Slow-growth Oak: Why It’s the Best

Fig. 3.3 At left, slow-growth oak; right, fast-growth oak.

Excerpted from “Make a Joint Stool from a Tree,” by Jennie Alexander and Peter Follansbee.

If you have a number of oak logs to choose from, then you can go through the checklist of factors that affect the work ahead. Once you find a straight-grained log that’s nice and even with little or no taper, has a centered pith in a mostly round shape, and no twist in the bark – then you’re ready to work that log. But there’s one more thing. You can go even further and look at the rate of growth in the tree’s annular rings. Fast-growing oak has widely spaced annular rings, sometimes up to 1/4″ per year (see fig. 3.3, above). This timber is exceedingly strong because it has fewer rings, which creates a great concentration of the dense latewood that grows in the summer. But the resulting timber is visually distracting. Its radial face comes out looking heavily striped. It can also be difficult to work; it has an
uneven texture resulting from the widely spaced transitions between the earlywood and latewood.

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The slow-grown oak (see fig. 3.4, below) is more even textured, both visually and for working. While technically weaker than its fast-grown counterpart, slow-grown oak is still well suited for joined work. This furniture is grossly overbuilt by stress standards, so the decrease in strength is not a factor. The benefit is the consistent texture, ease of working and a closer visual match to the timber used in 17th-century work done in New England. You can’t always get what you want, but if you are faced with two otherwise evenly matched logs, try the one that grew more slowly. The only thing better than riven radial oak is slow-grown riven radial oak.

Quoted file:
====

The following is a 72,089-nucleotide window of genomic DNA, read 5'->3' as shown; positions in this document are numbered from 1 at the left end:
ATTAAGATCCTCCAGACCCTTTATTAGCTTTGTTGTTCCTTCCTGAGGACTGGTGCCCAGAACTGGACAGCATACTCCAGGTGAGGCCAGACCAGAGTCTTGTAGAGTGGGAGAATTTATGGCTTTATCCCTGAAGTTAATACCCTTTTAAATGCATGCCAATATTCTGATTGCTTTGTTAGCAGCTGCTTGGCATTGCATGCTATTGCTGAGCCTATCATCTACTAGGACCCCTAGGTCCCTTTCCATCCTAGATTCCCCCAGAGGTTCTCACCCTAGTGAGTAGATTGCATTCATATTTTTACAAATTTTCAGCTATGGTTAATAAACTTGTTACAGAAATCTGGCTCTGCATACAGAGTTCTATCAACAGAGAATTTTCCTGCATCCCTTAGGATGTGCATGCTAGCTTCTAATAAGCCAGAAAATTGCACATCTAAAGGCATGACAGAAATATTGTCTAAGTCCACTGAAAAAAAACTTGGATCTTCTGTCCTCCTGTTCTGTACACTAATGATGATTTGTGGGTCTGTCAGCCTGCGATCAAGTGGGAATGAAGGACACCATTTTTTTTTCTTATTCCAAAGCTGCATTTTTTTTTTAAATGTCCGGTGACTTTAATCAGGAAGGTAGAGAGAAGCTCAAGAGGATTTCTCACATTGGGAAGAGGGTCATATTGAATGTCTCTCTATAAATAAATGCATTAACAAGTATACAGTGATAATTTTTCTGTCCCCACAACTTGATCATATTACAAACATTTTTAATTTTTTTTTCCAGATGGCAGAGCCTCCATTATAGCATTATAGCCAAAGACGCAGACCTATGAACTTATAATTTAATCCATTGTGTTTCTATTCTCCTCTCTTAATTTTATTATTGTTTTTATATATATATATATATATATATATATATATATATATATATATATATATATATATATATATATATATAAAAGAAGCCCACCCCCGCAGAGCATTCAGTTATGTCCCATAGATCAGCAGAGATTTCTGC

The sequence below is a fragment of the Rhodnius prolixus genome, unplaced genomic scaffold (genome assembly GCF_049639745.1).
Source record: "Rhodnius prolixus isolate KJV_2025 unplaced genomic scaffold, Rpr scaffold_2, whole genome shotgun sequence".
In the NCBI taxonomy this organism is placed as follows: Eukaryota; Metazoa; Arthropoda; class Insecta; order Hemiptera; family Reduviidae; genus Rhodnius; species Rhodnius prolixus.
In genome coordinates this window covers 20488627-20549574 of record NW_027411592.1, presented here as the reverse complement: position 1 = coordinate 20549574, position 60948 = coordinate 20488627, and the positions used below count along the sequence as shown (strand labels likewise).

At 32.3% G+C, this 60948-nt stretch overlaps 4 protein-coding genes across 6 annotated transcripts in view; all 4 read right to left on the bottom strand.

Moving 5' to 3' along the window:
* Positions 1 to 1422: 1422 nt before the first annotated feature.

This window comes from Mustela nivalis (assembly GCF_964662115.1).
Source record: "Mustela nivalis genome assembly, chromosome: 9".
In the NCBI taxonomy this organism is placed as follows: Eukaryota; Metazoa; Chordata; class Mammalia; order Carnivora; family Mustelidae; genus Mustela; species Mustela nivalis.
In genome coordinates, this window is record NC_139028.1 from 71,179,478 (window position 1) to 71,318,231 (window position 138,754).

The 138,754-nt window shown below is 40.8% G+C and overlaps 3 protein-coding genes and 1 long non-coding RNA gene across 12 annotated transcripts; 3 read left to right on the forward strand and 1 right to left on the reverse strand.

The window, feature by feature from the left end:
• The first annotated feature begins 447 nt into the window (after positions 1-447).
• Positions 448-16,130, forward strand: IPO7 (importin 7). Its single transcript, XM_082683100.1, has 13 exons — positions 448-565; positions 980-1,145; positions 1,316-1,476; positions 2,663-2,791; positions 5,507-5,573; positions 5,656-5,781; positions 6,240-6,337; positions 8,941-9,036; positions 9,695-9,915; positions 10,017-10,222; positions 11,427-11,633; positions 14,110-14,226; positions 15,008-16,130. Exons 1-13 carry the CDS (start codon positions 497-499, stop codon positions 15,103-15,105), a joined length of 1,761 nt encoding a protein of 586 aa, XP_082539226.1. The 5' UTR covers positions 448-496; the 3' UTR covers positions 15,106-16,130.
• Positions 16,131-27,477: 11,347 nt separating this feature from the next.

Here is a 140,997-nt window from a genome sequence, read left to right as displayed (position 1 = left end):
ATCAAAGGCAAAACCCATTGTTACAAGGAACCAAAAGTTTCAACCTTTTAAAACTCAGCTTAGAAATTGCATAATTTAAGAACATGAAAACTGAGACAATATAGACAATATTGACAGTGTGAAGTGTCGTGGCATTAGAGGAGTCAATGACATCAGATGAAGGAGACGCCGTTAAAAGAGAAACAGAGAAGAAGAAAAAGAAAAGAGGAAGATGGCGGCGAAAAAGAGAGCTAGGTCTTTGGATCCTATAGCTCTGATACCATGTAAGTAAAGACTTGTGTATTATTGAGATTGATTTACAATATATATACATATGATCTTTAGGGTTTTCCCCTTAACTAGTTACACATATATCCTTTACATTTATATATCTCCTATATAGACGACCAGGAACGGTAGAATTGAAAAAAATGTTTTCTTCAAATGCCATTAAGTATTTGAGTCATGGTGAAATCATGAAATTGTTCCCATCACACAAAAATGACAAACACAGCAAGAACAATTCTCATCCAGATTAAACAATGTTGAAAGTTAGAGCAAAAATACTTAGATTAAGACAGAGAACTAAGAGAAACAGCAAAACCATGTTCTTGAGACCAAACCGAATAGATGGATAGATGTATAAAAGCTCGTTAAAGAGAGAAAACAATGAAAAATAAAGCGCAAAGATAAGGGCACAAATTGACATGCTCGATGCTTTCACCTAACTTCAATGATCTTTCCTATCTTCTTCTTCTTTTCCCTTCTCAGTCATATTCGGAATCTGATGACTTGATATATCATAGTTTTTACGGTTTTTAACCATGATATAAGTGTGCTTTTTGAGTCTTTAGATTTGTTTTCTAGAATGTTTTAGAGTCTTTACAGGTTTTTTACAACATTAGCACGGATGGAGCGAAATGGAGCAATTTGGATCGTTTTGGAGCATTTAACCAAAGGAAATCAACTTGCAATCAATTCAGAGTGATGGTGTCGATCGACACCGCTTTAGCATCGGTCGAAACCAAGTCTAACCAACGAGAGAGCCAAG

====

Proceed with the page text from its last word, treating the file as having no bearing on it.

Fig. 3.4 The most striking difference between the stripey-looking fast-grown oak and the even grain of the slow-grown example is the radial face. That this is also the principal “show” surface of joined furniture makes knowing the growth rate of your log helpful.


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